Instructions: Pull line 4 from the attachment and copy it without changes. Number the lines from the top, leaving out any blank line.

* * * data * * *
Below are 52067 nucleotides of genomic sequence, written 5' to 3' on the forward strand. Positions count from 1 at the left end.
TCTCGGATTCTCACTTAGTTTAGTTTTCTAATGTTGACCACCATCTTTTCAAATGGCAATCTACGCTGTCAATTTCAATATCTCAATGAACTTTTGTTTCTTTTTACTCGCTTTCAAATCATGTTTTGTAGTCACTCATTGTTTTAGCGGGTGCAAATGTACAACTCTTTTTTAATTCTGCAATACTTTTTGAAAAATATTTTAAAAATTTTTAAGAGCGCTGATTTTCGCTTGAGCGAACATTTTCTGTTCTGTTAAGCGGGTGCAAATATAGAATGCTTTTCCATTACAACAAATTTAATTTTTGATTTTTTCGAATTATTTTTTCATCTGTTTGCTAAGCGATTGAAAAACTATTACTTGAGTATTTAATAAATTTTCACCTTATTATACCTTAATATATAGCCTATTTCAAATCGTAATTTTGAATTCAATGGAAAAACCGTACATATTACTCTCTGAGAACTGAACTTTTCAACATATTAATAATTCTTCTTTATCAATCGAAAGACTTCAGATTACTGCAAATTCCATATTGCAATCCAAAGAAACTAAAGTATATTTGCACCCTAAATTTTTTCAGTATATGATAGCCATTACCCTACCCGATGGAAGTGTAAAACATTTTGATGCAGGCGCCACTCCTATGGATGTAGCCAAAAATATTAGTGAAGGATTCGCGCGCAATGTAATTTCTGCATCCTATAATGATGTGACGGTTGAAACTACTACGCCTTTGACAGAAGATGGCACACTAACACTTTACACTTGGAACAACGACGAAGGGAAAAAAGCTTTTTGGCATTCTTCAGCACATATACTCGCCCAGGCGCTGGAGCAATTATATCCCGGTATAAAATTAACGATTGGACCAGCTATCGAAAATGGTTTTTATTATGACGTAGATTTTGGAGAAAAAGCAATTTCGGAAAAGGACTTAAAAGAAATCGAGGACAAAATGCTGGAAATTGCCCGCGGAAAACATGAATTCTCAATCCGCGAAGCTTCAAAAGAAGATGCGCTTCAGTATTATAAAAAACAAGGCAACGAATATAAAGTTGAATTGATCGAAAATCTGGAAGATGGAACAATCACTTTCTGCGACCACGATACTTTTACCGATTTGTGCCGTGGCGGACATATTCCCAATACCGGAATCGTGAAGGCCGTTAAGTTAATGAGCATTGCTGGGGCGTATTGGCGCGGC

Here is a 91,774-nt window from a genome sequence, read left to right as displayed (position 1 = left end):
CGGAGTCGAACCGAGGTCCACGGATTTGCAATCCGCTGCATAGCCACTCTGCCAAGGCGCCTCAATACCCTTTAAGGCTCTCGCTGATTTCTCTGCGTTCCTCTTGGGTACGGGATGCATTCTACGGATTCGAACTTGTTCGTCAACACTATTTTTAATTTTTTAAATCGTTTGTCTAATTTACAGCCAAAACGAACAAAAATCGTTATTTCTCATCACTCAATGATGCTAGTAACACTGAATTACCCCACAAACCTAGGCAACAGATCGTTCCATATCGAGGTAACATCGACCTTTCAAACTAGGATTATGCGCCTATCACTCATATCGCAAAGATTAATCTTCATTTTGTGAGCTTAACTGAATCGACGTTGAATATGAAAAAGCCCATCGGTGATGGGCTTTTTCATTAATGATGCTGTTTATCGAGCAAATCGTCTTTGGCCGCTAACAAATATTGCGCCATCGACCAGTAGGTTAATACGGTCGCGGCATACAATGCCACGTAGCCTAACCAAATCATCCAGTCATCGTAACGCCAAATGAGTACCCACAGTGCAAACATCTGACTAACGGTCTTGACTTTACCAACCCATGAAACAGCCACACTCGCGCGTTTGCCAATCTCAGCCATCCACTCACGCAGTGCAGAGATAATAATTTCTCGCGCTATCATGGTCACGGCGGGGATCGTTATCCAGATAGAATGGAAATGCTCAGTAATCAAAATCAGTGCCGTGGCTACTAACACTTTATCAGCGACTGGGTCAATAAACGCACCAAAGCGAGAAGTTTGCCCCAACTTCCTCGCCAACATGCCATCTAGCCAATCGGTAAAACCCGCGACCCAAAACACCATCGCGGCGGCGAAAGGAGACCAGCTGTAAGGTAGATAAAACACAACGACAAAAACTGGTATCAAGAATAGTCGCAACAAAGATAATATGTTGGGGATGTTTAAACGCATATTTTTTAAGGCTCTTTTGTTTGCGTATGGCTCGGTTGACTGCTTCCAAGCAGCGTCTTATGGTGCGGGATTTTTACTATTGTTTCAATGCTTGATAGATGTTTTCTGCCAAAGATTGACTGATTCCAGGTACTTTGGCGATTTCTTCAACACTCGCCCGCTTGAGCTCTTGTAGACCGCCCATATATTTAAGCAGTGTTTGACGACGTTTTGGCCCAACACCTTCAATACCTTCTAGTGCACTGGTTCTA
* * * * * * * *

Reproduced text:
CGGAGTCGAACCGAGGTCCACGGATTTGCAATCCGCTGCATAGCCACTCTGCCAAGGCGCCTCAATACCCTTTAAGGCTCTCGCTGATTTCTCTGCGTTCCTCTTGGGTACGGGATGCATTCTACGGATTCGAACTTGTTCGTCAACACTATTTTTAATTTTTTAAATCGTTTGTCTAATTTACAGCCAAAACGAACAAAAATCGTTATTTCTCATCACTCAATGATGCTAGTAACACTGAATTACCCCACAAACCTAGGCAACAGATCGTTCCATATCGAGGTAACATCGACCTTTCAAACTAGGATTATGCGCCTATCACTCATATCGCAAAGATTAATCTTCATTTTGTGAGCTTAACTGAATCGACGTTGAATATGAAAAAGCCCATCGGTGATGGGCTTTTTCATTAATGATGCTGTTTATCGAGCAAATCGTCTTTGGCCGCTAACAAATATTGCGCCATCGACCAGTAGGTTAATACGGTCGCGGCATACAATGCCACGTAGCCTAACCAAATCATCCAGTCATCGTAACGCCAAATGAGTACCCACAGTGCAAACATCTGACTAACGGTCTTGACTTTACCAACCCATGAAACAGCCACACTCGCGCGTTTGCCAATCTCAGCCATCCACTCACGCAGTGCAGAGATAATAATTTCTCGCGCTATCATGGTCACGGCGGGGATCGTTATCCAGATAGAATGGAAATGCTCAGTAATCAAAATCAGTGCCGTGGCTACTAACACTTTATCAGCGACTGGGTCAATAAACGCACCAAAGCGAGAAGTTTGCCCCAACTTCCTCGCCAACATGCCATCTAGCCAATCGGTAAAACCCGCGACCCAAAACACCATCGCGGCGGCGAAAGGAGACCAGCTGTAAGGTAGATAAAACACAACGACAAAAACTGGTATCAAGAATAGTCGCAACAAAGATAATATGTTGGGGATGTTTAAACGCATATTTTTTAAGGCTCTTTTGTTTGCGTATGGCTCGGTTGACTGCTTCCAAGCAGCGTCTTATGGTGCGGGATTTTTACTATTGTTTCAATGCTTGATAGATGTTTTCTGCCAAAGATTGACTGATTCCAGGTACTTTGGCGATTTCTTCAACACTCGCCCGCTTGAGCTCTTGTAGACCGCCCATATATTTAAGCAGTGTTTGACGACGTTTTGGCCCAACACCTTCAATACCTTCTAGTGCACTGGTTCTA